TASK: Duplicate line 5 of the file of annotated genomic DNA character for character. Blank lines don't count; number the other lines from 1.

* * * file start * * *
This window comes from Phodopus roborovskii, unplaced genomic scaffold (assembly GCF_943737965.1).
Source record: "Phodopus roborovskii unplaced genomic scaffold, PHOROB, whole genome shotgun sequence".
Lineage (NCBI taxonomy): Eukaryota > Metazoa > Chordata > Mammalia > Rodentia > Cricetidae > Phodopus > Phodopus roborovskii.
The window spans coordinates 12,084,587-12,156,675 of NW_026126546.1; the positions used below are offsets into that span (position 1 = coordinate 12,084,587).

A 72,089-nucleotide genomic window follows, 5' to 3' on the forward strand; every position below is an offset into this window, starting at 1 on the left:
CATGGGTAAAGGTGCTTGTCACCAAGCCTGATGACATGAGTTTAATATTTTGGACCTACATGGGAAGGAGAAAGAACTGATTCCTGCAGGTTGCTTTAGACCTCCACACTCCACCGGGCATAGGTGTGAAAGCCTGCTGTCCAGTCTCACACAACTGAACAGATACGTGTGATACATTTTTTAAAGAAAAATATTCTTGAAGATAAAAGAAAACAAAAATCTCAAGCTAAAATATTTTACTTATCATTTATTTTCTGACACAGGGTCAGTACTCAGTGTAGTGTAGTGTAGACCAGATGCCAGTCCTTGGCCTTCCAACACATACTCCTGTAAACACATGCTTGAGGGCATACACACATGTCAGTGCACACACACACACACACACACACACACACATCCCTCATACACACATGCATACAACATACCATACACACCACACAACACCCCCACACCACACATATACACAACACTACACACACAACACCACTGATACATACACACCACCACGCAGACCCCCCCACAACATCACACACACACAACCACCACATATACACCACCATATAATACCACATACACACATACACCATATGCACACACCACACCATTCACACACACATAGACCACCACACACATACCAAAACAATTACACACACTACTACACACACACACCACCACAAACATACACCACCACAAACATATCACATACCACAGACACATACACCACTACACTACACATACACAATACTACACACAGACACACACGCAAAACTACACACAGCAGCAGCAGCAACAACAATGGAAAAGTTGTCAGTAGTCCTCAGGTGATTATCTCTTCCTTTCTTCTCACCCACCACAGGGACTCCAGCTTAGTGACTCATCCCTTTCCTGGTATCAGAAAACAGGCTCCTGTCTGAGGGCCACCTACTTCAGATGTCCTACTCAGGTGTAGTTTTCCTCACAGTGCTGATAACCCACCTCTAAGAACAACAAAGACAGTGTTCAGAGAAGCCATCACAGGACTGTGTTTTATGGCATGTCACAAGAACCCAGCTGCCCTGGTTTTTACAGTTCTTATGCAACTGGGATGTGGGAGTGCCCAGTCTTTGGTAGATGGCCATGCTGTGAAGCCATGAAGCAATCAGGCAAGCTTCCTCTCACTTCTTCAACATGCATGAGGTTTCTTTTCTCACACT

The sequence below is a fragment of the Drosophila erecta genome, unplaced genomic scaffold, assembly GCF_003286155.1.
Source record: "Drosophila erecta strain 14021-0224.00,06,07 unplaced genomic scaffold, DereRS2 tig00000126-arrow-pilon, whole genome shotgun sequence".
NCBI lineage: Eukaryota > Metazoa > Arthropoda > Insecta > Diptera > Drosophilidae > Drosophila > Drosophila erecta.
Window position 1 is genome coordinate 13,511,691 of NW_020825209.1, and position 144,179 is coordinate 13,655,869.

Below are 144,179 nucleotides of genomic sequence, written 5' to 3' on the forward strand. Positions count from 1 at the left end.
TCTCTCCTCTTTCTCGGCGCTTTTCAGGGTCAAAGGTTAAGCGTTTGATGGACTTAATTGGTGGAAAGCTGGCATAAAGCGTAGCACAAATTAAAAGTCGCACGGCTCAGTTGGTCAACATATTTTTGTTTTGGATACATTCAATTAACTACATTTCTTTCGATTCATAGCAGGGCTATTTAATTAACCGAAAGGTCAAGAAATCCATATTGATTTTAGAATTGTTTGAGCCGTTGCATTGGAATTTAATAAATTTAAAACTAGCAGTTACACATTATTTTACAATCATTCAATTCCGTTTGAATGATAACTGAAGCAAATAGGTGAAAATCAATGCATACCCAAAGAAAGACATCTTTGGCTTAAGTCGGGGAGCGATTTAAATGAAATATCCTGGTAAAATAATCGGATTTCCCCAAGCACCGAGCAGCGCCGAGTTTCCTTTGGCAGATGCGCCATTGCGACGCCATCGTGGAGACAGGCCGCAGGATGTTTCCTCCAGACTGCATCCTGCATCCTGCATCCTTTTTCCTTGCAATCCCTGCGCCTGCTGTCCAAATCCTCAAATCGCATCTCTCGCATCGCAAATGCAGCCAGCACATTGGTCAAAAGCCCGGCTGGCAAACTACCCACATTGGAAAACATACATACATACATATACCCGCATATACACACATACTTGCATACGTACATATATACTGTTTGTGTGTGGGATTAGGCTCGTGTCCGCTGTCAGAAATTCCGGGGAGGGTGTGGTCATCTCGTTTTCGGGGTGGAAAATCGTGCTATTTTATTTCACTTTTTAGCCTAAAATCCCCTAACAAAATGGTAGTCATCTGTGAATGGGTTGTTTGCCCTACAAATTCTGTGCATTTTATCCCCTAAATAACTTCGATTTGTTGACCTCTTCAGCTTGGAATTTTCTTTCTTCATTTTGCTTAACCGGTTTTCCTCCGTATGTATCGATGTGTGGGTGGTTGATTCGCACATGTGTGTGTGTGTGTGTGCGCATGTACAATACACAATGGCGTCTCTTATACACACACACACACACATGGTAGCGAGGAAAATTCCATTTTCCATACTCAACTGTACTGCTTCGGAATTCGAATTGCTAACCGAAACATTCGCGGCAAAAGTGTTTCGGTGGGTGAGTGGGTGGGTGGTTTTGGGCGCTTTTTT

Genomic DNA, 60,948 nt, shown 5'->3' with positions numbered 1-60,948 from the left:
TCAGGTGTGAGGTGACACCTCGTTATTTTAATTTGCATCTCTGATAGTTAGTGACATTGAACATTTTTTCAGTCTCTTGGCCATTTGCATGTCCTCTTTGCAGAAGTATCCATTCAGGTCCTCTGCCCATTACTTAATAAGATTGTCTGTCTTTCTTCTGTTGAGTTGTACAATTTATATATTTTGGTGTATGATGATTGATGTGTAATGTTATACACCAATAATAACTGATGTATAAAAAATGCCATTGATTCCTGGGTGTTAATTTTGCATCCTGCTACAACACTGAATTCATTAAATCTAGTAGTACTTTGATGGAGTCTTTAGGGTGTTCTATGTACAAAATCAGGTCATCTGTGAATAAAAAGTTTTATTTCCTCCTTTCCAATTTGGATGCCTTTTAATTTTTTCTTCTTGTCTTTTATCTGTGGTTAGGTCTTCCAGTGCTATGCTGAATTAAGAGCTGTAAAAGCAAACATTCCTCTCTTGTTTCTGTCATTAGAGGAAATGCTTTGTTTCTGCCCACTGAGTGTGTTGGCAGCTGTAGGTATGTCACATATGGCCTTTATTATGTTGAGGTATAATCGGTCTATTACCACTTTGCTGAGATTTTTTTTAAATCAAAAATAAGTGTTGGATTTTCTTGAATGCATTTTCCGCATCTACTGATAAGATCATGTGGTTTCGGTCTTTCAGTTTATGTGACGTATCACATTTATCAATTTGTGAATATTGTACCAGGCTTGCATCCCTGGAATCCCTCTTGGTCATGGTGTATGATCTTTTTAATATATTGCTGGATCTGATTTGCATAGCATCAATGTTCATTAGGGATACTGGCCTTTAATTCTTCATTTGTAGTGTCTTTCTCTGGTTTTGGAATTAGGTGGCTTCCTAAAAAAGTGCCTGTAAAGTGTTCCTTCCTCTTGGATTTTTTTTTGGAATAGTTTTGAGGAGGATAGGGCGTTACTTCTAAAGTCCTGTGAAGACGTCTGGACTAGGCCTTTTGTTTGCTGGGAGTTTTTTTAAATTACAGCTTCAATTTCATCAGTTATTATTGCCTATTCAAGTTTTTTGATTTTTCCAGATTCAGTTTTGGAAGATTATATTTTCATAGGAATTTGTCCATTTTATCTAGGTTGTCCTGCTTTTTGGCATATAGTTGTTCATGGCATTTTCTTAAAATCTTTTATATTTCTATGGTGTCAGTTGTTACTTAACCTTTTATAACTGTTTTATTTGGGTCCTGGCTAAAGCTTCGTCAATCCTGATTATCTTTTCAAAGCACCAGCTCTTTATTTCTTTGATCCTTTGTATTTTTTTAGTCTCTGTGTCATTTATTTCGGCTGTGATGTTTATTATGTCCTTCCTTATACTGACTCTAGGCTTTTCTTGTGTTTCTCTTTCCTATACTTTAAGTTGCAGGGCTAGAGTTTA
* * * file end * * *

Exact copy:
A 72,089-nucleotide genomic window follows, 5' to 3' on the forward strand; every position below is an offset into this window, starting at 1 on the left: